To clarify the involvement of CSF3R mutations in the process of malignant transformation, we asked at which stage of hematopoietic development these mutations emerge and how they are propagated during hematopoietic differentiation. Hence, we analyzed flow cytometrically sorted single cells of different hematopoietic subpopulations from CN patients with CSF3R mutations. The results of the present study show that CSF3R mutations are not restricted to the myeloid compartment but are also detectable in lymphoid cells. However, the percentage of mutated cells was much higher in neutrophils and granulocytic precursors than in lymphoid cells. Therefore, we conclude that CSF3R mutations are acquired in multipotent hematopoietic progenitor cells in CN patients and that they are clonally expanded in G-CSF receptor–bearing cells due to a growth advantage over progenitors expressing the wild-type receptor.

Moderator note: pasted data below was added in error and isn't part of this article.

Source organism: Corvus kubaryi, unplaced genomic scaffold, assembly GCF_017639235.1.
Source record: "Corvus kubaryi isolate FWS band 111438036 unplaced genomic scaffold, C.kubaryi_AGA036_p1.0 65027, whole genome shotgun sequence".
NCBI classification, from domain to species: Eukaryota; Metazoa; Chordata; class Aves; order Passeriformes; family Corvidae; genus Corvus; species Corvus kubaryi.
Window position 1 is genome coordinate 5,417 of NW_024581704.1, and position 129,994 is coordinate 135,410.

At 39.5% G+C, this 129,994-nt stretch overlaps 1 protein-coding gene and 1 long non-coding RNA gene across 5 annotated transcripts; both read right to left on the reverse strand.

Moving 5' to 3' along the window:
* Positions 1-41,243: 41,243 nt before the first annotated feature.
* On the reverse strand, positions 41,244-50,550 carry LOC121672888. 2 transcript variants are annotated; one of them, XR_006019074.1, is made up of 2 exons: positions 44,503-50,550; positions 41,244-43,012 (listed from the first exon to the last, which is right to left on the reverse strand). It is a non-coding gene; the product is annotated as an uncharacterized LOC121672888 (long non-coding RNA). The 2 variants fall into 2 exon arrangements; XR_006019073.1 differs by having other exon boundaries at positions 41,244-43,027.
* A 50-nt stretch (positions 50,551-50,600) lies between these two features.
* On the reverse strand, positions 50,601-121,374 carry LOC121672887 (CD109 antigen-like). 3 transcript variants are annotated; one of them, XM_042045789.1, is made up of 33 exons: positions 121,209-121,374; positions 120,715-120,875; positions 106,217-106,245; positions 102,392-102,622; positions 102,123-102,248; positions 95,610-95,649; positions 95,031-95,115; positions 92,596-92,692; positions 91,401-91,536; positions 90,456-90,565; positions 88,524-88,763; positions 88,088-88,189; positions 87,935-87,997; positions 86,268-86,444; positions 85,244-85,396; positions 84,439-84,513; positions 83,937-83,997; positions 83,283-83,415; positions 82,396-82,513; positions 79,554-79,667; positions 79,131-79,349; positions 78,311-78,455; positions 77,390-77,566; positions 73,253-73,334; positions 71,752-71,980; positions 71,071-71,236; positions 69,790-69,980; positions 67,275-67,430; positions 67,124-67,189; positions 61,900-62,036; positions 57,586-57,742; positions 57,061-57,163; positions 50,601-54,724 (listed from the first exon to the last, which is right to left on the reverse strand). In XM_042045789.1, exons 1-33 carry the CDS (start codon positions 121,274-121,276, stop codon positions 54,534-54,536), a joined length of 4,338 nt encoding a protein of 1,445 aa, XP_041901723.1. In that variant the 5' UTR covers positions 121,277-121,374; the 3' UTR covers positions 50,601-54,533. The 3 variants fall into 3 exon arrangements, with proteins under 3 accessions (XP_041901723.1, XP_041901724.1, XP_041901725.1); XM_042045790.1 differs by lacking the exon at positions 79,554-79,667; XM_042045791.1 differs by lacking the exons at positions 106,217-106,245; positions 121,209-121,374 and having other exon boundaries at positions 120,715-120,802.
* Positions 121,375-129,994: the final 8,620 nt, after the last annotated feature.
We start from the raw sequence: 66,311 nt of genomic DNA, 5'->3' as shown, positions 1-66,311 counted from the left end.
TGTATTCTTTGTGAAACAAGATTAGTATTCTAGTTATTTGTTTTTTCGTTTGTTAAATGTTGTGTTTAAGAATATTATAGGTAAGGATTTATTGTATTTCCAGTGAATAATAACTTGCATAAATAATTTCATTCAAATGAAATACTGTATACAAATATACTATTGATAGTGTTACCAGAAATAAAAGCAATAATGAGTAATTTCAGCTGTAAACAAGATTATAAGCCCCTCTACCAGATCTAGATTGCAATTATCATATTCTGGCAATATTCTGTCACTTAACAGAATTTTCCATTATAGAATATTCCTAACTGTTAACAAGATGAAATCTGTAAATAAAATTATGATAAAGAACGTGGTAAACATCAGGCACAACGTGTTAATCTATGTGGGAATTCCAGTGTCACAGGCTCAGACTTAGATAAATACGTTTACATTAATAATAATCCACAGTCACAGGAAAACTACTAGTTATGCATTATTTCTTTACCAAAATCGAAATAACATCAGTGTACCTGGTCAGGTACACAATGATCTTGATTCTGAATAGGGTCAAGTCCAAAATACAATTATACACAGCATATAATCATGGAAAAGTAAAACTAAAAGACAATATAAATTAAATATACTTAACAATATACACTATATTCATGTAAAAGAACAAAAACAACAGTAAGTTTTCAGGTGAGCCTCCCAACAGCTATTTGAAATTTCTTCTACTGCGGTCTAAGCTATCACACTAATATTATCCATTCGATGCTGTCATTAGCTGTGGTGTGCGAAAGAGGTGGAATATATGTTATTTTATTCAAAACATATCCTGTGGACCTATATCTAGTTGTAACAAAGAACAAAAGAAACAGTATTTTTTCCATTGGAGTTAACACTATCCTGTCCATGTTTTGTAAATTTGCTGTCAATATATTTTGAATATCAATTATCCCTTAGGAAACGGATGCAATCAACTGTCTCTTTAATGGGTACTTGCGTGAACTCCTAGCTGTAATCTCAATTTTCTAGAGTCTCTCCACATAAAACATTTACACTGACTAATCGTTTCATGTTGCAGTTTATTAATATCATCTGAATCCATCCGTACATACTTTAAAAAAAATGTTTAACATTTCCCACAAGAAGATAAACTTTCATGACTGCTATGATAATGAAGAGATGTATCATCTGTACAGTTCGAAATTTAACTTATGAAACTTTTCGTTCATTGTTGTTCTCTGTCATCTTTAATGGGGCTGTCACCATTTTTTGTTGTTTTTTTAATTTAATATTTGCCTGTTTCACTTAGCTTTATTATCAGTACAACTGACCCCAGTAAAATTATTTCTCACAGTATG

We analyzed bone marrow (patient 1 [Pt1] to Pt4) and peripheral blood (Pt4 only) from 4 patients diagnosed with CN. All patients participated in earlier studies where we serially analyzed CSF3R mutations in G-CSF receptor–expressing cells (Pt1 = Pt25, Pt2 = Pt26, Pt3 = Pt14, Pt4 = Pt15).2,3 The study was approved by the IRB at Hannover Medical School. Informed consent was obtained in accordance with the Declaration of Helsinki. Pt1 and Pt2 developed secondary acute myeloid leukemia (AML). Pt1 was analyzed 1 year before development of overt leukemia (AML M5b with monosomy 7) at age 15 10/12; Pt2 was analyzed at time of leukemia (AML M2 with trisomy 8) at age 21 2/12

Pt3 and Pt4 were selected for this study because of a high proportion of different CSF3R mutations in the neutrophils.2 Both underwent hematopoietic stem cell transplantation before any signs of malignant transformation due to a severe course of the disease were stated. Pt3 and Pt4 were analyzed at age 11 5/12 and 11 4/12, respectively.